What inspired you to write Dead & Godless?
Books of Christian theology and larger-than-life adventure novels are among my favorite reads, so why not combine them? I’d read novels with a Christian message, but they seldom tackled more than one or two arguments. Crafting a comprehensive apologetics resource that’s also a suspenseful journey was a challenge that I just had to take a shot at.
What other stories influenced your own?
Readers of Dead & Godless will spot references to everything from Lord of the Rings to Star Wars and The Matrix, but if I were to name one (not so mainstream) influence, it would be C.S. Lewis’ Space Trilogy. Though less popular than Narnia, the Space Trilogy is a wonderful, more grown-up adventure with some real gems of theological insight.
What was the greatest obstacle you faced in writing this book?
My biggest challenge with Dead & Godless was finding the right balance between the existential debate and the action. When writing philosophical arguments, it’s all too easy to let them get drawn out. I like short, fast-paced chapters with a good measure of mystery and suspense, and that wasn’t going to be achievable unless I kept my arguments concise. Doing so while getting the getting the key points across (and keeping the dialogue natural) was no easy task.
On the Writing Process
What are your favorite types of scenes to write?
I love writing action sequences. As a martial arts instructor and a longtime fan of action films and novels, writing fast, hard-hitting exchanges comes naturally. There’s a fine balance between describing the details of the action and keeping the plot rolling, and I’ve found a pace that I hope is as exciting to read as it is for me to write.
What type of writing do you struggle with?
Writing good dialogue takes effort. It doesn’t come as easily to me as action scenes tend to. And there’s a whole lot of dialogue in Dead & Godless. Trying to capture philosophical debates in language that is both witty and natural was a big challenge, and a rewarding one to overcome.
Do you find it hard to share your work?
I’m not the shy or timid type. If my work is terrible, I want to know about it, though it certainly helps when the criticism is constructive. As such, I really enjoy sharing my work. Every week I attend a write night, in which several friends and myself meet up to share some of our recent material. It’s great to get honest feedback from people you can trust to tell you both the strengths and weaknesses of your story.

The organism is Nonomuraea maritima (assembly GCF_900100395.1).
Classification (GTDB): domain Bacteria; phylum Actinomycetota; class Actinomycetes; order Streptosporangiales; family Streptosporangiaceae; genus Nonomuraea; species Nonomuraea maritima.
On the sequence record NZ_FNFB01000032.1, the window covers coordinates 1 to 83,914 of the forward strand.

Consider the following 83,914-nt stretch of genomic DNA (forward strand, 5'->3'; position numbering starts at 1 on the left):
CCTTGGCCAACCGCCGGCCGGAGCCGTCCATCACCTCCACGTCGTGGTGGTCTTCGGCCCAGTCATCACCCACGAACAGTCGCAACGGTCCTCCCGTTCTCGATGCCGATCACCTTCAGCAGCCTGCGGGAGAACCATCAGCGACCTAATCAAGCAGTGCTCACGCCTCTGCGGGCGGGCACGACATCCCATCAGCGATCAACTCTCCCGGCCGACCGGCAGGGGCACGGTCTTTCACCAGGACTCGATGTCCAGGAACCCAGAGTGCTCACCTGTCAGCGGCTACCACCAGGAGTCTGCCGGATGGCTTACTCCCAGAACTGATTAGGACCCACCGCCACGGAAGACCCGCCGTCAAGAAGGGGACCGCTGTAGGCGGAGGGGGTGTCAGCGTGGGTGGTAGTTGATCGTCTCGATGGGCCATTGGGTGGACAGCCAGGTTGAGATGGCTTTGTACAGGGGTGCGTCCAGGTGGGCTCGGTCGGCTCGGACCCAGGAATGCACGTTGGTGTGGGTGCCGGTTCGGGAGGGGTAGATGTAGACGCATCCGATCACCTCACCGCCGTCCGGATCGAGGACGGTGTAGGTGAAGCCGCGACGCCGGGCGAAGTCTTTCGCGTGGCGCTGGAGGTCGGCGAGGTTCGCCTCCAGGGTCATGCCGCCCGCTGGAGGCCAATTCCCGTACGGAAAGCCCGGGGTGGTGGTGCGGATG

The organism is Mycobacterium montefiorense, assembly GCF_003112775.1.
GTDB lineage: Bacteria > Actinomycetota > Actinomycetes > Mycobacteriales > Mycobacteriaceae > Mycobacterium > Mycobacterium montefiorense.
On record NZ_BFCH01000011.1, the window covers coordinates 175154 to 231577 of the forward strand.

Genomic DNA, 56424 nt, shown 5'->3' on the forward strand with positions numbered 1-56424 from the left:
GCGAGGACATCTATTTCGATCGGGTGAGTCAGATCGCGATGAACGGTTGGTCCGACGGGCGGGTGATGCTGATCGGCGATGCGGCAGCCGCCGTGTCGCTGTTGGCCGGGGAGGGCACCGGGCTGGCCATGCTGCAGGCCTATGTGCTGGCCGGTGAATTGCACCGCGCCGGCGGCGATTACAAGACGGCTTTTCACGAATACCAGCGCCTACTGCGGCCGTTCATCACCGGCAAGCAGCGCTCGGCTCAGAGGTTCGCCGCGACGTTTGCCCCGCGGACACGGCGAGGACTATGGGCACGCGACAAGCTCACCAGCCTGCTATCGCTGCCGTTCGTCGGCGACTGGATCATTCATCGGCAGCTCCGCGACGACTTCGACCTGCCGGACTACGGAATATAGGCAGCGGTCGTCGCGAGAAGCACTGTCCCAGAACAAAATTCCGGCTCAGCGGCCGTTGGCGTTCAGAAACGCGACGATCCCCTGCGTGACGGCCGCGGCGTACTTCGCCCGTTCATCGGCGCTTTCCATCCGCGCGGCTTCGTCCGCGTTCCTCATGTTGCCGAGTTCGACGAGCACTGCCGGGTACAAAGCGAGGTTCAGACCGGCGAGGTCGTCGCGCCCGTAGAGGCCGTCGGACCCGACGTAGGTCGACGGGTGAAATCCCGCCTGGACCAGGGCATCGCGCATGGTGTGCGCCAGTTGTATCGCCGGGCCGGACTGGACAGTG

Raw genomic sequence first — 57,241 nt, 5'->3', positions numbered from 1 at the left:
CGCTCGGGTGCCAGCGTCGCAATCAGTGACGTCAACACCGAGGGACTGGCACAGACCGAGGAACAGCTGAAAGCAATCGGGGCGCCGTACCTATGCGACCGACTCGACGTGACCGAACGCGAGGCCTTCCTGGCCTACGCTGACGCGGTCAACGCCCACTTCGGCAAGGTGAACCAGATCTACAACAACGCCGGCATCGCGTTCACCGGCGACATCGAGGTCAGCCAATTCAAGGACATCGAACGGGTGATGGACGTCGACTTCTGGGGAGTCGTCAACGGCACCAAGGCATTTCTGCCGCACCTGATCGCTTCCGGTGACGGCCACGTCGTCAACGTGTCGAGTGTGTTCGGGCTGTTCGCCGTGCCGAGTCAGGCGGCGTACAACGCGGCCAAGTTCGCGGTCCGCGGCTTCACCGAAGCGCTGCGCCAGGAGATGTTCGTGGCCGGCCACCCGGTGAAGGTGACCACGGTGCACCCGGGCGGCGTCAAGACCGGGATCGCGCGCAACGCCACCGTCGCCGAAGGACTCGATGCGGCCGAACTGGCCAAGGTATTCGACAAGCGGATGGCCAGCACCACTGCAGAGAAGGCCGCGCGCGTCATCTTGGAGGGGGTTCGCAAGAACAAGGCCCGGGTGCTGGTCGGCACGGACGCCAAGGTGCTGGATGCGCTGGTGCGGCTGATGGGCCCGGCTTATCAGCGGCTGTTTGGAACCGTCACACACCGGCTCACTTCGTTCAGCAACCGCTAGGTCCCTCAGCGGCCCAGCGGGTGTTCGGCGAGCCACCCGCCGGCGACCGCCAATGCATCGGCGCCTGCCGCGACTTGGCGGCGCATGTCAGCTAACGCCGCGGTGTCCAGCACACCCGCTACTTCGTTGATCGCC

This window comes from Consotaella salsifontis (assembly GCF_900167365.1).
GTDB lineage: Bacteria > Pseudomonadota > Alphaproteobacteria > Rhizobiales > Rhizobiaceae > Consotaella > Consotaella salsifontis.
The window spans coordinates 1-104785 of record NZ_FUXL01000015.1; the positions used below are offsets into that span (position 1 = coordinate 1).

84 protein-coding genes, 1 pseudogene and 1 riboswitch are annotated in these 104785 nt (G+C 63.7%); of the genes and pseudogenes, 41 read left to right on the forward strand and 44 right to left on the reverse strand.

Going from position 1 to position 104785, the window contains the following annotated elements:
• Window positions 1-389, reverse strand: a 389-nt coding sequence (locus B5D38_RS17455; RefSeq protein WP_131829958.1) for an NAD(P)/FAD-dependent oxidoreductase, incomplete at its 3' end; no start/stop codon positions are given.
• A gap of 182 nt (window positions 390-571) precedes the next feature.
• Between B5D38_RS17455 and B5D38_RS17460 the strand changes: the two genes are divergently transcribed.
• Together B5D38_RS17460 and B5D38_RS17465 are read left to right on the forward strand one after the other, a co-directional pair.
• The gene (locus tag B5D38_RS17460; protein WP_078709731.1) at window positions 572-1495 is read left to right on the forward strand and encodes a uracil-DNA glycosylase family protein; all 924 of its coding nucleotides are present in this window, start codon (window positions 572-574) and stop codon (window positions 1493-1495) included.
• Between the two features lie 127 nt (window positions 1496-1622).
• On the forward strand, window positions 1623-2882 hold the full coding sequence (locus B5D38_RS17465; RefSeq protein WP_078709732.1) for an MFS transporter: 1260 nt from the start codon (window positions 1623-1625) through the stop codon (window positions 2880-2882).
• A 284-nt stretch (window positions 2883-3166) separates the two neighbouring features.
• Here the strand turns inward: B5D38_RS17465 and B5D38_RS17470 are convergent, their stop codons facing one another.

Why do you write?
I’ve always been drawn to creative pursuits, whether its creating digital art (I attended art school for a time), building websites or launching businesses. I’m not happy unless I’m creating something. I love writing in particular because it’s such a pure art. In many creative fields – such as films or video games – it takes hundreds of people to produce a final product. That product’s vision often feels “designed by committee” as a result. But with novels, a single artist can express his or her vision without compromise. That’s incredibly appealing to me.
What’s your greatest personal strength?
It’s much easier to list my faults, but if I must single out a strength, it would probably be my imagination. Dreaming up worlds in elaborate detail is something that I have trouble *not* doing. I’m not always sure that it’s a strength at all. There are times when I’ve wished that I could shut off my imagination and be happy working a regular job, but the creative monster inside is quick to remind me that I won’t be satisfied unless I feed it.
What’s your biggest personal weakness?
I can be impatient and occasionally a bit of a pessimist. If I don’t have some project to work on, I tend to get restless, and I’m prone to stressing out when something is simply out of my hands. “Behold the birds of the air, for they neither sow, nor do they reap, nor gather into barns: and your heavenly Father feedeth them. Are not you of much more value than they?” (Matthew 6:26) – I don’t always have an easy time remembering that.
Who are some of your favorite authors?
My favorite writers of Christian theology and philosophy include classic thinkers such as Aquinas and Pascal, along with some fantastic modern writers such as Peter Kreeft and Scott Hahn. For fiction, I lean towards sci-fi and fantasy, with J.R.R. Tolkien and Gene Wolfe among my favorites. The wonderful work of C.S. Lewis and G.K. Chesterton crosses into both genres.
What books did you love growing up?
I devoured troves of fantasy novels in my youth. The Chronicles of Narnia, The Lord of the Rings (and The Hobbit), The Belgariad, The Dark Elf Trilogy, Dragonlance . . . Some of it was Christian, but there was also plenty of standard Dungeons & Dragons fare. I enjoyed sci-fi novels as well (such as The Time Machine), but fantasy was my go-to genre.
When outspoken atheist Corwin Holiday dies an untimely but heroic death, he’s assigned a chain-smoking, alcoholic angel as his defense attorney in the trial to decide the fate of his soul.
Today many cast Christianity aside, not in favor of another faith, but in favor of no faith. We go off to school or out into the world, and we learn that reality is godless and that free thinking means secular thinking. But must faith entail an end to asking questions? Should not the Author of Reason be able to answer the challenge of reason?
Dead & Godless is a smart and suspenseful afterlife adventure that explores the roots of truth, justice and courage. In these pages awaits a quest that spans universes, where the stakes are higher than life and death, and where Christianity’s sharp edges aren’t shied away from, because we’re not called to be nice. We’re called to be heroes.
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Genre - Christian Fiction
Rating – PG-13
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